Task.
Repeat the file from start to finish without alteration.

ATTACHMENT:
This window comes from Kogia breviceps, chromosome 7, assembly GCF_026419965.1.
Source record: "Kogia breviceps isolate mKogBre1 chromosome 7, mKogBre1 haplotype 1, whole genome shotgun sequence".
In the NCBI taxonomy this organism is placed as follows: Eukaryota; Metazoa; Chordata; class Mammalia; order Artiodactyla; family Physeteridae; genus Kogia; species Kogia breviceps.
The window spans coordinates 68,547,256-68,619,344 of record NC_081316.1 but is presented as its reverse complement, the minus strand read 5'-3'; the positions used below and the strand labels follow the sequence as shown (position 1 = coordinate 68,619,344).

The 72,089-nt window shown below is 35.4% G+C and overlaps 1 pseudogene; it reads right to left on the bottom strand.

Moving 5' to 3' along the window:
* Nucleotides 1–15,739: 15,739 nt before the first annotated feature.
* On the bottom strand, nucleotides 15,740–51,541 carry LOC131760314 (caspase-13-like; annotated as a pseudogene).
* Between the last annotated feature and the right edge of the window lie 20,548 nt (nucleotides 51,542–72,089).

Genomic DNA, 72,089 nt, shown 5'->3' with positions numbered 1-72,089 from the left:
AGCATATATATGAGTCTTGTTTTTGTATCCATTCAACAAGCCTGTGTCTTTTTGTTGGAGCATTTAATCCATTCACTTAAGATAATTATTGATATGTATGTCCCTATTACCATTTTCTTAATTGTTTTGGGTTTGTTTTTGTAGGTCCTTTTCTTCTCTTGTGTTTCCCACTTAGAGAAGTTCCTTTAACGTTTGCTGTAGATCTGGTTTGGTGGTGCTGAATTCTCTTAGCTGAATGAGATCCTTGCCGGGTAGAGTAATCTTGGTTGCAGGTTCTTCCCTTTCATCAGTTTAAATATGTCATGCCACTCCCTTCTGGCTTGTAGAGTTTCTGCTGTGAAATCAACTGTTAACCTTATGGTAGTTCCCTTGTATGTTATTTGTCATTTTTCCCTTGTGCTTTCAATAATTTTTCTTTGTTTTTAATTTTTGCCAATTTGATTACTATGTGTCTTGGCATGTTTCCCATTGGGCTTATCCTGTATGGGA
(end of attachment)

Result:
This window comes from Kogia breviceps, chromosome 7, assembly GCF_026419965.1.
Source record: "Kogia breviceps isolate mKogBre1 chromosome 7, mKogBre1 haplotype 1, whole genome shotgun sequence".
In the NCBI taxonomy this organism is placed as follows: Eukaryota; Metazoa; Chordata; class Mammalia; order Artiodactyla; family Physeteridae; genus Kogia; species Kogia breviceps.
The window spans coordinates 68,547,256-68,619,344 of record NC_081316.1 but is presented as its reverse complement, the minus strand read 5'-3'; the positions used below and the strand labels follow the sequence as shown (position 1 = coordinate 68,619,344).

The 72,089-nt window shown below is 35.4% G+C and overlaps 1 pseudogene; it reads right to left on the bottom strand.

Moving 5' to 3' along the window:
* Nucleotides 1–15,739: 15,739 nt before the first annotated feature.
* On the bottom strand, nucleotides 15,740–51,541 carry LOC131760314 (caspase-13-like; annotated as a pseudogene).
* Between the last annotated feature and the right edge of the window lie 20,548 nt (nucleotides 51,542–72,089).

Genomic DNA, 72,089 nt, shown 5'->3' with positions numbered 1-72,089 from the left:
AGCATATATATGAGTCTTGTTTTTGTATCCATTCAACAAGCCTGTGTCTTTTTGTTGGAGCATTTAATCCATTCACTTAAGATAATTATTGATATGTATGTCCCTATTACCATTTTCTTAATTGTTTTGGGTTTGTTTTTGTAGGTCCTTTTCTTCTCTTGTGTTTCCCACTTAGAGAAGTTCCTTTAACGTTTGCTGTAGATCTGGTTTGGTGGTGCTGAATTCTCTTAGCTGAATGAGATCCTTGCCGGGTAGAGTAATCTTGGTTGCAGGTTCTTCCCTTTCATCAGTTTAAATATGTCATGCCACTCCCTTCTGGCTTGTAGAGTTTCTGCTGTGAAATCAACTGTTAACCTTATGGTAGTTCCCTTGTATGTTATTTGTCATTTTTCCCTTGTGCTTTCAATAATTTTTCTTTGTTTTTAATTTTTGCCAATTTGATTACTATGTGTCTTGGCATGTTTCCCATTGGGCTTATCCTGTATGGGA